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Valproate (Depakote; Depakene) Inhibition of Lamotrigine (Lamictal) and the Risk of Rash and Steven-Johnson Syndrome

Summary:

  • It is important to note that the coadministration of valproic acid and lamotrigine is possible given their FDA approved indications in epilepsy and bipolar disorder.
  • Unfortunately, lamotrigine has a black box warning (BBW) because of its association with causing serious skin rashes, including Stevens-Johnson Syndrome.  While the overall occurrence is low, it appears that pediatric patients are at greater risk with a reported incidence of 0.8% (8 per 1,000) and 0.3% (3 per 1,000) in adults on adjunct therapy for epilepsy.
  • The 2-3 fold increase in lamotrigine levels results from valproate's inhibition of UGT2B7 (a phase II glucuronidation pathway for lamotrigine inactivation and elimination), and is not a result of either of drug being substrates or inhibitors of CYP450 enzymes or drug transporters (such as P-gp, multidrug resistance-associated protein 2 (MRP2) or breast cancer resistance protein (BCRP)).
  • Since the risk increases in pediatric patients and those being exposed to higher concentrations of lamotrigine, it is recommended that lamotrigine be started at low doses and titrated slowly over several weeks.

Editor-in-Chief: Anthony J. Busti, MD, PharmD, FNLA, FAHA
Reviewer:
Jon D. Herrington, PharmD, BCPS, BCOP
Last Reviewed: October 2015

Explanation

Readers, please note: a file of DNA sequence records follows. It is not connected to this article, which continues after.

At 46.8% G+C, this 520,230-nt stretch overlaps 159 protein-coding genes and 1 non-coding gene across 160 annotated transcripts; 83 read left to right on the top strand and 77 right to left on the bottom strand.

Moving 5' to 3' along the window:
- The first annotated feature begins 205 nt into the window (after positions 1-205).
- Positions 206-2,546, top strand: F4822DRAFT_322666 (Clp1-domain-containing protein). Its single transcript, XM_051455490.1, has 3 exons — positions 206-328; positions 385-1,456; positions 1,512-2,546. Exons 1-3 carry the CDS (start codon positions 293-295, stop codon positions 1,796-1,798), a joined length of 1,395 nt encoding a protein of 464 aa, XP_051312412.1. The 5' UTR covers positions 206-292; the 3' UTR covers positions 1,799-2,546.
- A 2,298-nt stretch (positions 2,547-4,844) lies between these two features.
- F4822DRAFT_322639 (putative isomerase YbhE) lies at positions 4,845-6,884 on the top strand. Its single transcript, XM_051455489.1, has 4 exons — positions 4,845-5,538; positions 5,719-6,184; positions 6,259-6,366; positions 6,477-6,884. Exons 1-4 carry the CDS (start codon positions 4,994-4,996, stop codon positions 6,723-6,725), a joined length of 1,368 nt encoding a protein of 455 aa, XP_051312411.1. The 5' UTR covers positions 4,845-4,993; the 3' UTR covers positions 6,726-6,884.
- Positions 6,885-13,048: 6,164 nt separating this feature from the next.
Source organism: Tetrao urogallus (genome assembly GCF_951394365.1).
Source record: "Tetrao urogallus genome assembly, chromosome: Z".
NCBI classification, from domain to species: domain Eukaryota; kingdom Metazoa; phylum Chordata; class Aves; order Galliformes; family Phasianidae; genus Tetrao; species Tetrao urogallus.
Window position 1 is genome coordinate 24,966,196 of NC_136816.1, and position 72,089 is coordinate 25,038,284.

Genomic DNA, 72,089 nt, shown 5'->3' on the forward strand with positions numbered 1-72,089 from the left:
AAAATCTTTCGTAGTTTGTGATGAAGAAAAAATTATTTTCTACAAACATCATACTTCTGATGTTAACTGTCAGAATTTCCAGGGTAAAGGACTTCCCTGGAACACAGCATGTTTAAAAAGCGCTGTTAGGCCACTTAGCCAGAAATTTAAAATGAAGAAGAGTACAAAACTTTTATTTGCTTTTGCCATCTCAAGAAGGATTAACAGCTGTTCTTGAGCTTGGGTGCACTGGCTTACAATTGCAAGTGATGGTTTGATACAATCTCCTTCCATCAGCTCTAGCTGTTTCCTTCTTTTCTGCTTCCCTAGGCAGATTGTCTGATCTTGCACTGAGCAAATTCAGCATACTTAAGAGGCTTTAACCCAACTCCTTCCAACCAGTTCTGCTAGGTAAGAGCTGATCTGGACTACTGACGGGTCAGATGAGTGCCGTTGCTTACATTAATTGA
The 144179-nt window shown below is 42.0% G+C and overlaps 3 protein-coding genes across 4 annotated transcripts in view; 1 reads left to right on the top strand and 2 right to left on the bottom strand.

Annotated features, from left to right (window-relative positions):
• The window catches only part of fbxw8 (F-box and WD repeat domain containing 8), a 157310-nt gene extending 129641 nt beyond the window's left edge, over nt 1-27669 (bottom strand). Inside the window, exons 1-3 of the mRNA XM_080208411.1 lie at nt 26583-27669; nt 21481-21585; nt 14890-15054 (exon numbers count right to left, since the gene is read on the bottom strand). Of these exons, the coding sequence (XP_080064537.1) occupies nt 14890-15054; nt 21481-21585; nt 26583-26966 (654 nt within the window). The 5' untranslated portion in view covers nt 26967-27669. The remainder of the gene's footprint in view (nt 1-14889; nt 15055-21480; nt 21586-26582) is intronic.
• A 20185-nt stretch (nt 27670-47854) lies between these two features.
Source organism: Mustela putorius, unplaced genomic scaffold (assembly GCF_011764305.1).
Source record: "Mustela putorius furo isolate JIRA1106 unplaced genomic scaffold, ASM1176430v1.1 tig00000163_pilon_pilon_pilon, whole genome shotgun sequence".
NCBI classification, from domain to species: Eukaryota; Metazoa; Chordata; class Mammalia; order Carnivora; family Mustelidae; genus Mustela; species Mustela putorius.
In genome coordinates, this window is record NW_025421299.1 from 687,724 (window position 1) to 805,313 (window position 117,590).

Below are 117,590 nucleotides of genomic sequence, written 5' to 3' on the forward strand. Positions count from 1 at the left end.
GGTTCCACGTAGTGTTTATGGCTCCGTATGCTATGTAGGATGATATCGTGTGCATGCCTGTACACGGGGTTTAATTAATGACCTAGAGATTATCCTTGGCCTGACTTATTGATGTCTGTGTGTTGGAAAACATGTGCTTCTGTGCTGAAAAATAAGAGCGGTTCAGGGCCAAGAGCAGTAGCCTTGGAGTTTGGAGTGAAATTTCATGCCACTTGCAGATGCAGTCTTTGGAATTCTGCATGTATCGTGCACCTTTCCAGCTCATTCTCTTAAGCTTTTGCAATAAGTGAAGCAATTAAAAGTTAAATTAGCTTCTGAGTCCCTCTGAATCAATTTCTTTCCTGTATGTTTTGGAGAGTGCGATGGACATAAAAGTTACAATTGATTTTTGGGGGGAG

• This is one of many drug-drug interactions where clinicians cannot rely solely on knowing the cytochrome P450 enzyme system for predicting drug interactions.  As it relates to this question, it is important to note that the coadministration of valproic acid and lamotrigine is possible given their FDA approved indications.  Regardless of the formulation used (divalproex sodium (as 1:1 sodium valproate:valproic acid; Depakote) or valproic acid only (Depakene)), the active form in the body is valproate and is approved as monotherapy and adjunctive therapy in complex partial seizures and pediatric patients (>10 years of age).  Similarly, lamotrigine is indicated as adjunctive therapy for partial seizures, generalized seizures of Lennox-Gastaut syndrome, and primary generalized tonic-clonic seizures in adult and pediatric patients (>2 years of age).  It is also important to note that both are FDA approved for treatment of Bipolar I Disorder, thus highlighting the possibility of their coadministration.  

    Unfortunately, lamotrigine has a black box warning (BBW) because of its association with causing serious skin rashes, including Stevens-Johnson Syndrome.  While the overall occurrence is low, it does appear that pediatric patients are at greater risk with a reported incidence of 0.8% (8 per 1,000) for pediatric patients  (< 16 years of age) and 0.3% (3 per 1,000) in adults on adjunct therapy for epilepsy.  In addition to age, other associated risk factors include coadministration of lamotrigine with valproate (regardless of formulation), exceeding the recommended initial doses of lamotrigine, and titrating the dose of lamotrigine too quickly.  Interestingly, neither valproate nor lamotrigine are known substrates or inhibitors of the cytochrome P450 enzyme system commonly associated with drug-drug interactions.  Also, it does not appear that the drug interaction is occurring at the level of transporters since valproic acid is not a substrate or inhibitor of P-glycoprotein (P-gp; an efflux pump) like lamotrigine, nor are either of them known substrates or inhibitors of other efflux pumps. (i.e. multidrug resistance-associated protein 2 (MRP2) or breast cancer resistance protein (BCRP)).  How then does valproic acid cause an increase in the levels of lamotrigine and subsequently increase the risk for serious skin rashes in some patients.